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Consejo Nacional de Vialidad photo
Workman views the reopened section of the highway.

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San José, Costa Rica, Monday, June 18, 2012, Vol. 12, No. 120
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The bottles are Cruz Blanca, Big Cola, Fanta, Inca Cola, Milory and another version of Big Cola.  The chips in front are plain Pringles to clean the Pallet of taste testers.

colas on parade
A.M. Costa Rica/Dennis Rogers

New entry Inca Cola fairs well in evaluation by young experts
By Dennis Rogers
Special to A.M. Costa Rica

With the arrival of Inca Cola to the Costa Rican soft drink market, A.M. Costa Rica has compared it to the existing competitors so readers don’t have to. A team of experts subjected the products to careful scrutiny and passed judgment on the four main competitors in the kolita class.

Inca Cola is “the pride of Peru,” preferred by many there to regular colas, like the one in the hourglass bottle, on a nationalistic basis. It isn’t actually a cola in taste, but instead a sweet drink originally flavored with jamaica or hibiscus flowers. It is now available in Supermercados Unidos outlets like Mas X Menos and Walmart, imported in bottled form.

The equivalent locally produced kolita beverages are products sold alongside orange or grape flavored sodas in most any supermarket or neighborhood pulpería.

The Coca Cola product is called Fanta and is sold mostly in bottles. The company which is widely considered the most valuable brand in the world doesn’t need much introduction.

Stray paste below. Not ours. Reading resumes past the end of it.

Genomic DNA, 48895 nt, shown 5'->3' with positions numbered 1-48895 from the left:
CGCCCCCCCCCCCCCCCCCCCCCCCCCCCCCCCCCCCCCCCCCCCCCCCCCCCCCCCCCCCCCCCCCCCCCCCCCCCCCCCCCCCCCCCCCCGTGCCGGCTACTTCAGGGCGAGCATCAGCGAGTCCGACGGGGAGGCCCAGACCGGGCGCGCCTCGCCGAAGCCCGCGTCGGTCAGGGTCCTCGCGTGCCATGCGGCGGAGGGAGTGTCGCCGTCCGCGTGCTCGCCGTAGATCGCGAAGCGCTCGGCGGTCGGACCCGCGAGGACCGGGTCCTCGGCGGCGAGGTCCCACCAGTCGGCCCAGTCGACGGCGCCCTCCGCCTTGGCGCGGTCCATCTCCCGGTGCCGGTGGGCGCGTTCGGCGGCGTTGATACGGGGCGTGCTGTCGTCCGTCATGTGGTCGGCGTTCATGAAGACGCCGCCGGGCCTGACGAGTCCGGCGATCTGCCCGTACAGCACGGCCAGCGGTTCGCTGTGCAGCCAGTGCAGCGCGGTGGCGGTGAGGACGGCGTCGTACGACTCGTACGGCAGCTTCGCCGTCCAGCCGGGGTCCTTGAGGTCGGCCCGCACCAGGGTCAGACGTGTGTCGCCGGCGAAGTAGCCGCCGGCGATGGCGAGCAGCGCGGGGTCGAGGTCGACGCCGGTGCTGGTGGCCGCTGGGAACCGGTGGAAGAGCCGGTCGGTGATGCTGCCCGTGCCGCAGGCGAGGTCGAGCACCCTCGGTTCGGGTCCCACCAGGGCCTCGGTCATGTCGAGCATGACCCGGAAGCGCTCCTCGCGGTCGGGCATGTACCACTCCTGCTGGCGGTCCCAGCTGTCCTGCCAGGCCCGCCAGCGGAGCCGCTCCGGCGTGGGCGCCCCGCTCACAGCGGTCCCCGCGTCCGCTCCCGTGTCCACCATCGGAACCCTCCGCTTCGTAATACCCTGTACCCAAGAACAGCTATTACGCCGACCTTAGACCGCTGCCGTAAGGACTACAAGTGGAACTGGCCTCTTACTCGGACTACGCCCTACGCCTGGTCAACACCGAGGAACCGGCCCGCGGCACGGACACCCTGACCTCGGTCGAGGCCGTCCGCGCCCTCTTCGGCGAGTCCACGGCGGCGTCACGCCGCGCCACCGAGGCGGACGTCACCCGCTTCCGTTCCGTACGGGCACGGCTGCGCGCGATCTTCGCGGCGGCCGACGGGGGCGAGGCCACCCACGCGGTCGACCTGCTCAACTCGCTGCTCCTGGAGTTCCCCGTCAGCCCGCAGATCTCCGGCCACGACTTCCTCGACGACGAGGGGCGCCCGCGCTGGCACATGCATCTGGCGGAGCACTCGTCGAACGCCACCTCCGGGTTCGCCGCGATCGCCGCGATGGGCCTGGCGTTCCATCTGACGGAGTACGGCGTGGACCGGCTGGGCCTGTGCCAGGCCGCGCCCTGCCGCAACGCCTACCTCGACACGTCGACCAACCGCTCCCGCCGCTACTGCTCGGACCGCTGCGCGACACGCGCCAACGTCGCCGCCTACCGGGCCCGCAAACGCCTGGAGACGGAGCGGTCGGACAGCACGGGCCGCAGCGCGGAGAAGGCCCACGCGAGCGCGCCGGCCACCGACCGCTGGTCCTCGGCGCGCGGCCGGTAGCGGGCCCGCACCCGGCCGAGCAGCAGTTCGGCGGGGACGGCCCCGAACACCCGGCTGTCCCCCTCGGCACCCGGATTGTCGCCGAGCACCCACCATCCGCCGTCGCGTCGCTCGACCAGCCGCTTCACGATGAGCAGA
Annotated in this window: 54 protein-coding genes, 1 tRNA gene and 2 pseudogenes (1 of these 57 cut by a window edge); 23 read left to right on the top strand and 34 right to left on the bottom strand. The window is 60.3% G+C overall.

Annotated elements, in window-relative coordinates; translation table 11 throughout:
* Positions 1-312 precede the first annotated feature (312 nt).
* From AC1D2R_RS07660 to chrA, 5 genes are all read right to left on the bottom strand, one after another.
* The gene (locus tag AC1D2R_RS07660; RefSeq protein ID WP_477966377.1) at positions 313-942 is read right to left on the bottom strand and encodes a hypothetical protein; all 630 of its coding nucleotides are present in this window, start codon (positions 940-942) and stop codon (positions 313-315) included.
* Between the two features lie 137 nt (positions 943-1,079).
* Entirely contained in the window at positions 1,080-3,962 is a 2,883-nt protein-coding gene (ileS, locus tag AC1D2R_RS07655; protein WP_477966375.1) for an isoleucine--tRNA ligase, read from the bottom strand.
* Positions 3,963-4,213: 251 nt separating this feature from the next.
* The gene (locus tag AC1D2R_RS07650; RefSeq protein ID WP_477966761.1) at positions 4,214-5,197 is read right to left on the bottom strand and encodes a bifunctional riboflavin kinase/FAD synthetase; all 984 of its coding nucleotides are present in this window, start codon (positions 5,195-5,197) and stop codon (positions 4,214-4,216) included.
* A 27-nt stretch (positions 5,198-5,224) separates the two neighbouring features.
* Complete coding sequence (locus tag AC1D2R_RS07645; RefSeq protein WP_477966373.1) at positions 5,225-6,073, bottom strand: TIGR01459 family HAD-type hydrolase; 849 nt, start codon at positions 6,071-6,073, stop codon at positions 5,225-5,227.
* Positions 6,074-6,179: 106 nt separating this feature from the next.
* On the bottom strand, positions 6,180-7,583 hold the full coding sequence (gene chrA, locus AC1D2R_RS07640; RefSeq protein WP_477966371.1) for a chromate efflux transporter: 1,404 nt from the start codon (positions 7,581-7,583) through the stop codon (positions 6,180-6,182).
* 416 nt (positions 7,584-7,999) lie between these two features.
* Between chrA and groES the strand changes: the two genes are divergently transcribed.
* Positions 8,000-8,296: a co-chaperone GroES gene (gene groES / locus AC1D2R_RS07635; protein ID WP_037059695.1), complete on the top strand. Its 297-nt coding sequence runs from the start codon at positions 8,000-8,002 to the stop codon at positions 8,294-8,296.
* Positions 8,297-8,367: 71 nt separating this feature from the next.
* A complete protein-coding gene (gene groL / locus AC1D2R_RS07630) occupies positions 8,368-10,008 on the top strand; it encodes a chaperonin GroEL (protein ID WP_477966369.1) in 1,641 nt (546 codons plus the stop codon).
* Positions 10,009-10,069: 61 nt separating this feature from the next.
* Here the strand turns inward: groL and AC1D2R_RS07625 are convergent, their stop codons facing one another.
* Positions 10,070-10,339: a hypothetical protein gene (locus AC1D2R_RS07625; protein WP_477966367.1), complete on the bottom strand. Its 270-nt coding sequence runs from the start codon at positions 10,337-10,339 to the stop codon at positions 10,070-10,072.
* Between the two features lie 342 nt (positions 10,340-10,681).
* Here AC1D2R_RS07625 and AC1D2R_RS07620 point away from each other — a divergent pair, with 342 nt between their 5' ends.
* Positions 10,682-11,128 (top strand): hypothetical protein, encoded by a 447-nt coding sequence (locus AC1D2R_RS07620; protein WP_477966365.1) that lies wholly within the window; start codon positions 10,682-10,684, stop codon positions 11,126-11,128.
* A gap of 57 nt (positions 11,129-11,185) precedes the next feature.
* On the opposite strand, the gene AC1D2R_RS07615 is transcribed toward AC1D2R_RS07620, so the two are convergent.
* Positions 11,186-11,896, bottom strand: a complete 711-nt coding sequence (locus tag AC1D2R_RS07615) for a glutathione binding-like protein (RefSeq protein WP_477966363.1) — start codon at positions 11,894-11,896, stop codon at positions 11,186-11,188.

Pepsi for this line is represented by Florida Ice & Farm, the monopoly brewer in Costa Rica. The kolita product is called Milory.

Also from Peru originally is Big Cola, which broke into the Costa Rican market in 2004 despite considerable resistance from the established multinationals, who were eventually accused before Costa Rica’s competition commission of using spurious environmental complaints against the new entrant. Big Cola made its mark with large bottles aimed at the lower socio-economic strata, with minimal amounts of syrup and bottles about as thin as is possible by blow molding PET plastic. These were sold at small neighborhood stores until the company eventually reached all the supermarket chains.

Once established in the market, an additional bottling line allowed Big Cola to add other presentations of different bottle sizes. Representatives of Big Cola claimed they are the reason other companies have changed to 3-liter sizes and also the return of the smurf bottle from Coke, according to news reports. Big Cola’s different sized bottles have different descriptions, with some saying strawberry, some jamaica, and some just red. Jamaica wasn’t located for the study.